One day when I came to Fadumo’s house a doctor was visiting her. The doctor gave Fadumo a small exercise bike that was just pedals she could work while sitting in a chair. Fadumo didn’t like to do the exercise bike because she got tired very quickly - she could only pedal three times before she gave up. To help her, I made a game where we would trade the bike back and forth. If I pedaled five times, Fadumo had to do it five times too. Every day we would do a little more. After the year we spent together, her health improved a lot. She became more steady on her feet because of the exercise, so we could also walk outside. Fadumo and I took water bottles and went outside to walk around, and while we were walking, we shared our life stories.
Fadumo’s life story was an example to me of how to be strong in difficult times. In 1980 during the civil war in Somalia, Fadumo was with her parents and her little brother. One day the army came into her house and shot and killed her little brother and father. Fadumo fled with her mother to a refugee camp in Ethiopia, where they lived until her mother passed away. Fadumo didn’t get the chance to go to school because in Ethiopia people have to pay for school. Despite her difficulties, she tried to build her life, stay strong, and get a job. A few years later, Fadumo got the chance to come in the United States. She did her best to be brave even though she didn’t have any family with her.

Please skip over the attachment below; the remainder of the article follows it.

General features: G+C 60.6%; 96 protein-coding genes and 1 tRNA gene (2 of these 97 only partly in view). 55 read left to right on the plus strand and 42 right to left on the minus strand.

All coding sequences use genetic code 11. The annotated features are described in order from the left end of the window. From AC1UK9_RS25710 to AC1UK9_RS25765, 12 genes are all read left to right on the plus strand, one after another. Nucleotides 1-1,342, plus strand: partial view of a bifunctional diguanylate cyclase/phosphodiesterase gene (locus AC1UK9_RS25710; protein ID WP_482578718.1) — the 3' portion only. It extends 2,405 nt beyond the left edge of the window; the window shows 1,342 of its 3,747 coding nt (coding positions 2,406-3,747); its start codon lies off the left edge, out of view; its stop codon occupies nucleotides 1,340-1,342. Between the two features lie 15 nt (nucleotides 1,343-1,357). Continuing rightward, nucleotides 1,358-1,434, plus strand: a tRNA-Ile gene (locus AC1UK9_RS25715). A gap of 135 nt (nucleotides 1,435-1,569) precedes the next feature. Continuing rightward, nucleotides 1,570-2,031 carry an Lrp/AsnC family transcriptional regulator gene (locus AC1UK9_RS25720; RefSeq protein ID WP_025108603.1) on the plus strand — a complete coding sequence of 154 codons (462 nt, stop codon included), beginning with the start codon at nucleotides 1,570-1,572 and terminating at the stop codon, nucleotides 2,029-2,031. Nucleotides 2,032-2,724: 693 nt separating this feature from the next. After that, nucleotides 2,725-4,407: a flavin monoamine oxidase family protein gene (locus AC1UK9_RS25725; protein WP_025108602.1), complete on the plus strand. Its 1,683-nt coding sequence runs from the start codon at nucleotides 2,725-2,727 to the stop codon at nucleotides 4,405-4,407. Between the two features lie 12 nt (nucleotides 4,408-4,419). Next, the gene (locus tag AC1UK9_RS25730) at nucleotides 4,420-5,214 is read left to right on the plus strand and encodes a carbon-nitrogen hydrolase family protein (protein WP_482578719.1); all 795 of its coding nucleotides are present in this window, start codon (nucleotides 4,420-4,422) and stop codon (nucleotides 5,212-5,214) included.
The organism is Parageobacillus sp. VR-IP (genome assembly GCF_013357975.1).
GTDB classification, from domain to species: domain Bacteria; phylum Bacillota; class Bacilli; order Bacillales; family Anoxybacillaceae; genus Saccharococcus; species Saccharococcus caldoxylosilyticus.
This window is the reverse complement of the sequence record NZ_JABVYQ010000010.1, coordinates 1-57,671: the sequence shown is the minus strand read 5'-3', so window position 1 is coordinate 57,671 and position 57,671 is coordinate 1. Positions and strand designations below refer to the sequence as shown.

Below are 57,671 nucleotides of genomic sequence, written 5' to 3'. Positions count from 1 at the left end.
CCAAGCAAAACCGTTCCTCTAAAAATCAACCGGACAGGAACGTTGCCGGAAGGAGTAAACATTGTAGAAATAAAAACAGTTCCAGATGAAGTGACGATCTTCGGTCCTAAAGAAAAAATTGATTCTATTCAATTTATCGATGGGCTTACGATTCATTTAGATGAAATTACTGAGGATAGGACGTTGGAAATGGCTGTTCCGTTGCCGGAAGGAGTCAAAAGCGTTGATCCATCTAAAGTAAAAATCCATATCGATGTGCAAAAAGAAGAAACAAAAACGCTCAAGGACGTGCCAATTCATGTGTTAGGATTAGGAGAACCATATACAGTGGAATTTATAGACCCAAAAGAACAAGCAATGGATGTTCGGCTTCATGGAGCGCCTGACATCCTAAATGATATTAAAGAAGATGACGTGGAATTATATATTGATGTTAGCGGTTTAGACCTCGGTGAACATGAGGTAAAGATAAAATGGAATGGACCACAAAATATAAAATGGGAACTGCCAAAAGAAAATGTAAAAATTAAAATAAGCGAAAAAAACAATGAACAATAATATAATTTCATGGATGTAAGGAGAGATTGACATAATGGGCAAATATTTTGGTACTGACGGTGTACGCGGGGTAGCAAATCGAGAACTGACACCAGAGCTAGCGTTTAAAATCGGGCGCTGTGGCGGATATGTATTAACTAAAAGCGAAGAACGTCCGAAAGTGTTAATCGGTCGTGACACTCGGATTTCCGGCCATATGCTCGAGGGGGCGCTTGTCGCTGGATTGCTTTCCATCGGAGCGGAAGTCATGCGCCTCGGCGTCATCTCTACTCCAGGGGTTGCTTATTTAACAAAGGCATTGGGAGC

One of the ways I and my family helped Fadumo was to spend time with her during the holy month of Ramadan. During Ramadan, Muslims fast, live simply, and pray to help their faith get stronger. Fasting is observed from sunrise to sunset, and at sunset families eat a special meal together. Since Fadumo was lonely and fasting during Ramadan, I would go to her house and cook for her. When I worked, I asked my mom to give her food and check if she is doing well. Sometimes she came to my house and enjoyed breaking the fast with my family. Ramadan is a blessed month for the Muslim people and it felt good to include Fadumo in the celebration.